This past Monday night at the ’Sco, Ex Hex delivered a set that excited attendees despite the fact that it was on a school night. The Washington, D.C., garage-pop trio features guitarist and singer Mary Timony, bassist and singer Betsy Wright and drummer Laura Harris. The musicians began playing together in early 2013, creating sounds inspired by glam rock and punk. Their performance was enjoyable but not polished. It was clear that Ex Hex is a fairly new band, though it showed the promise of becoming a spectacular live band later in its career.
Timony has been an active musician since the early ’90s. She has performed in a variety of bands, including Autoclave, Helium and Wild Flag, which formed about five years after Sleater-Kinney disbanded and was formed entirely by members of that influential band. Ex Hex performed for over an hour and played some of its most popular songs, including “Hot and Cold,” which came out as a hit single before the band’s full-length album, and “Don’t Wanna Lose.” Ex Hex’s music does not center around all-encompassing questions or messages. In fact, most of its songs, primarily written by Timony, are about disappointing ex-boyfriends and other relationship problems. However, its songs never feel inundated in self-indulgent tragedy. Instead, Ex Hex’s emotion is stripped down and fast — a feeling only supplemented by Timony’s overtly melodic delivery of the lyrics. Her guitar playing and Wright’s bass playing complement each other well, especially during solos.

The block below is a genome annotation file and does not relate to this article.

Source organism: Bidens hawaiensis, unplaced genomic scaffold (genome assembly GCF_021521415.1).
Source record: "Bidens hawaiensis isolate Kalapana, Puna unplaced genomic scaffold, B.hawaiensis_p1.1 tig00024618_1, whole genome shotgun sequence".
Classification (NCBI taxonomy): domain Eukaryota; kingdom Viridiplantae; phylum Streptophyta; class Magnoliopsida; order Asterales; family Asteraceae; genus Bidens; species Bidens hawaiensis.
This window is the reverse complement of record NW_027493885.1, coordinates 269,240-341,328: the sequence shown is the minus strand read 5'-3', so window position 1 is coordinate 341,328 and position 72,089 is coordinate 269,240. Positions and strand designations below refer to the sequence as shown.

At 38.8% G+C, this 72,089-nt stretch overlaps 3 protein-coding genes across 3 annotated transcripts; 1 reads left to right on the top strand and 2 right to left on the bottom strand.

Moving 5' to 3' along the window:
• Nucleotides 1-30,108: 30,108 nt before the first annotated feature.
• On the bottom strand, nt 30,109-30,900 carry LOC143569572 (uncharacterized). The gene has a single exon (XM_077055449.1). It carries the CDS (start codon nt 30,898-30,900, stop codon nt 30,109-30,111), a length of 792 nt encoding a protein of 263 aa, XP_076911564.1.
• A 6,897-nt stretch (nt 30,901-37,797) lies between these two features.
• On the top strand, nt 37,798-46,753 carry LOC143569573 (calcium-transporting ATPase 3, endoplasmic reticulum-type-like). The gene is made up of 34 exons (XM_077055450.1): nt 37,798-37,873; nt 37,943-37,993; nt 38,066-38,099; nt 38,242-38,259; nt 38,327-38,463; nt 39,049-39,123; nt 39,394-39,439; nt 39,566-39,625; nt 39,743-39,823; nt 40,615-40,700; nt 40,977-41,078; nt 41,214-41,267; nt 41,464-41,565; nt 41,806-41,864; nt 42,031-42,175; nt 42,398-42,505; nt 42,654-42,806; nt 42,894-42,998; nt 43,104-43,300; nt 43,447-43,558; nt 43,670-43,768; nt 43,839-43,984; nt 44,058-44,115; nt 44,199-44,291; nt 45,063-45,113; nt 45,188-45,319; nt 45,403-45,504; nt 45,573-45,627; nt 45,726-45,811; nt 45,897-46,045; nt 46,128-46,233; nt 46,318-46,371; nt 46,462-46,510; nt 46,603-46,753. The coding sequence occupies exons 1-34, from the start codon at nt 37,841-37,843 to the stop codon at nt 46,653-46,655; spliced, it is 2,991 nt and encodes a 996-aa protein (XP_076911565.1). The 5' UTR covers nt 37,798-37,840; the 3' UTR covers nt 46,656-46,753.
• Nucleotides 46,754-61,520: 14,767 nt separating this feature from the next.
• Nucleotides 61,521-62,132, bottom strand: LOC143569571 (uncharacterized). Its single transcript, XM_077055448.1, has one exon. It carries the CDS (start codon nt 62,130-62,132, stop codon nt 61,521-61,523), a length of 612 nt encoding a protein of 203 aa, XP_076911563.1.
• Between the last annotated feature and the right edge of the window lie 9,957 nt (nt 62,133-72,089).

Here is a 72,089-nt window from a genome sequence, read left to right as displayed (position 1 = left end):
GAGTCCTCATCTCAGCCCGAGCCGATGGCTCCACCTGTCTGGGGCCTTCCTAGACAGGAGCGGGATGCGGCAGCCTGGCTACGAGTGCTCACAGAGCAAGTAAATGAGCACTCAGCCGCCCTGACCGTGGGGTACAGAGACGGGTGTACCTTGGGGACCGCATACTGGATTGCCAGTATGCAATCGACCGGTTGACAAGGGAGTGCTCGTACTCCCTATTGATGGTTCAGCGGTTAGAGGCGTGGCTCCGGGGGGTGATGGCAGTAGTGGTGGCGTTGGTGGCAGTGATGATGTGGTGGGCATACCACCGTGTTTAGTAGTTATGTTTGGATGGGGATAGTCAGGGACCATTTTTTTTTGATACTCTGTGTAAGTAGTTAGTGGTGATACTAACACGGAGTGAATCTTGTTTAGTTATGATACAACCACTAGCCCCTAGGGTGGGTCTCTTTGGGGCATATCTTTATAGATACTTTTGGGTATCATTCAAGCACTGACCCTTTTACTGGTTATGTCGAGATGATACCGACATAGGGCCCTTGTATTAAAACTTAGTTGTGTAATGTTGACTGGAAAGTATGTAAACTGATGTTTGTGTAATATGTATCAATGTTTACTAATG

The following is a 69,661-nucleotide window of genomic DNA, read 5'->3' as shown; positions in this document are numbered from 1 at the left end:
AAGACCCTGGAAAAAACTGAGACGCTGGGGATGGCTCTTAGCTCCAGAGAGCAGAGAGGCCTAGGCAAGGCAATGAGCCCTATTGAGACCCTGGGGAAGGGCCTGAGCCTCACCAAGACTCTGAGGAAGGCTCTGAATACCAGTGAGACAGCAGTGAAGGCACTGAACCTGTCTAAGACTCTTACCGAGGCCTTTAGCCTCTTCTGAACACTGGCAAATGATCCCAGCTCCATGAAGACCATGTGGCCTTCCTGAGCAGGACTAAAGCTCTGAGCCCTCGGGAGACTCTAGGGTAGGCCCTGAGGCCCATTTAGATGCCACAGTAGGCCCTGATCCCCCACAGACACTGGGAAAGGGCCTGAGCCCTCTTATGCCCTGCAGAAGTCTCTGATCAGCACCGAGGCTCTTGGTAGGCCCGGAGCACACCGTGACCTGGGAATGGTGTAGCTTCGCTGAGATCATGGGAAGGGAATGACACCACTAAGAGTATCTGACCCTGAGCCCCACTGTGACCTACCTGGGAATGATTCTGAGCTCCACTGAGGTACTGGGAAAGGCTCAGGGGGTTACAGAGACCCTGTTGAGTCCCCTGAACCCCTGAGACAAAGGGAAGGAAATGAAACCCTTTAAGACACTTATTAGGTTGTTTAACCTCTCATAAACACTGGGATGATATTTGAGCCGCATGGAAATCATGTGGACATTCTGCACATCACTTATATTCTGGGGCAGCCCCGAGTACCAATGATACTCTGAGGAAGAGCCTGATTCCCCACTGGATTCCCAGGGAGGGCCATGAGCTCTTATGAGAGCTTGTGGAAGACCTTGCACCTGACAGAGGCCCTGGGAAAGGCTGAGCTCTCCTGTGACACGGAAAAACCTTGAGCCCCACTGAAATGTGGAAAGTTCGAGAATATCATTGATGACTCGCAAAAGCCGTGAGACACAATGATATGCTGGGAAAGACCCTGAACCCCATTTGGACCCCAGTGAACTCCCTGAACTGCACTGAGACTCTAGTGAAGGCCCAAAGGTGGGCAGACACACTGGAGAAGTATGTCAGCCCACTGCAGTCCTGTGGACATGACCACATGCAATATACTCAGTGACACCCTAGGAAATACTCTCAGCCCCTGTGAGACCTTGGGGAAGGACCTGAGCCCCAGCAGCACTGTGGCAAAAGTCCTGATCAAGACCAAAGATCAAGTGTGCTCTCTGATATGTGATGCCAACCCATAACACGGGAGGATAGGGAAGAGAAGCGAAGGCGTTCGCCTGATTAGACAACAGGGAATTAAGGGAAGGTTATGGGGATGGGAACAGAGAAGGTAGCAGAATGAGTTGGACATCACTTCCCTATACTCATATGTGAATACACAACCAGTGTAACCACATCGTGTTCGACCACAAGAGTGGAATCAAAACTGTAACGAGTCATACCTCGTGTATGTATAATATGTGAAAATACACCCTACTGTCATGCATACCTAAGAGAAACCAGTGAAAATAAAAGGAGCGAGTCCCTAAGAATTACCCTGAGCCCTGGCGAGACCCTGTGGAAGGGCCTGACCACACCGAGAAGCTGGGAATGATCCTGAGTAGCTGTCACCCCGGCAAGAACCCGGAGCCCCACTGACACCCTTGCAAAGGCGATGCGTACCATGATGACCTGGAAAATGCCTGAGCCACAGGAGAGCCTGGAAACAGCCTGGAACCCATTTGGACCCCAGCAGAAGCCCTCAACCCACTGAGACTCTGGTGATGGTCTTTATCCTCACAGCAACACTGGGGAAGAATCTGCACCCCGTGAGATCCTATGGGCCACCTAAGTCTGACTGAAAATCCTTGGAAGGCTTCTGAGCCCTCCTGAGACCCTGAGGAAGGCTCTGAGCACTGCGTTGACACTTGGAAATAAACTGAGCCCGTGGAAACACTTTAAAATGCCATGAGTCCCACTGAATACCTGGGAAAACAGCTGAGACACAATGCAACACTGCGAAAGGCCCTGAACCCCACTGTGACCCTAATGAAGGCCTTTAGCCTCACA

At one point in the middle of their set, the musicians took a short break and conversed with students from the stage. “Isn’t this a party school?” Timony asked, joking with the crowd of students and locals. The crowd responded with half-hearted cheers, but Timony did not hesitate to continue bantering. “But aren’t you guys, like, intellectuals?” she continued. Some people laughed, and Wright asked if Oberlin has any rivals in sports. Timony told her it “wasn’t like that” since we’re an “artsy school” and proceeded to ask if our rival was Bard College. People booed as Timony and Wright continued to talk about the distinctly artistic vibe of the school before returning to their set. Overall, Ex Hex had a great stage presence, even though its sound was slightly marred by a lack of experience.
The performers are already attuned to one another musically and stylistically. Since forming, Ex Hex has come out with one fulllength album, Rips. Wright’s two main contributions to Rips, “How You Got That Girl” and “Radio On,” both slide perfectly into Timony’s previously established punk-girl vibe. The band has a distinct sense of trust in each other and a willingness to have fun.
Overall, Ex Hex offered a solid, albeit slightly amateur, performance at the ’Sco. The group had as much fun as possible on stage, and this sense of joy is crucial in leaving a positive impression on an audience.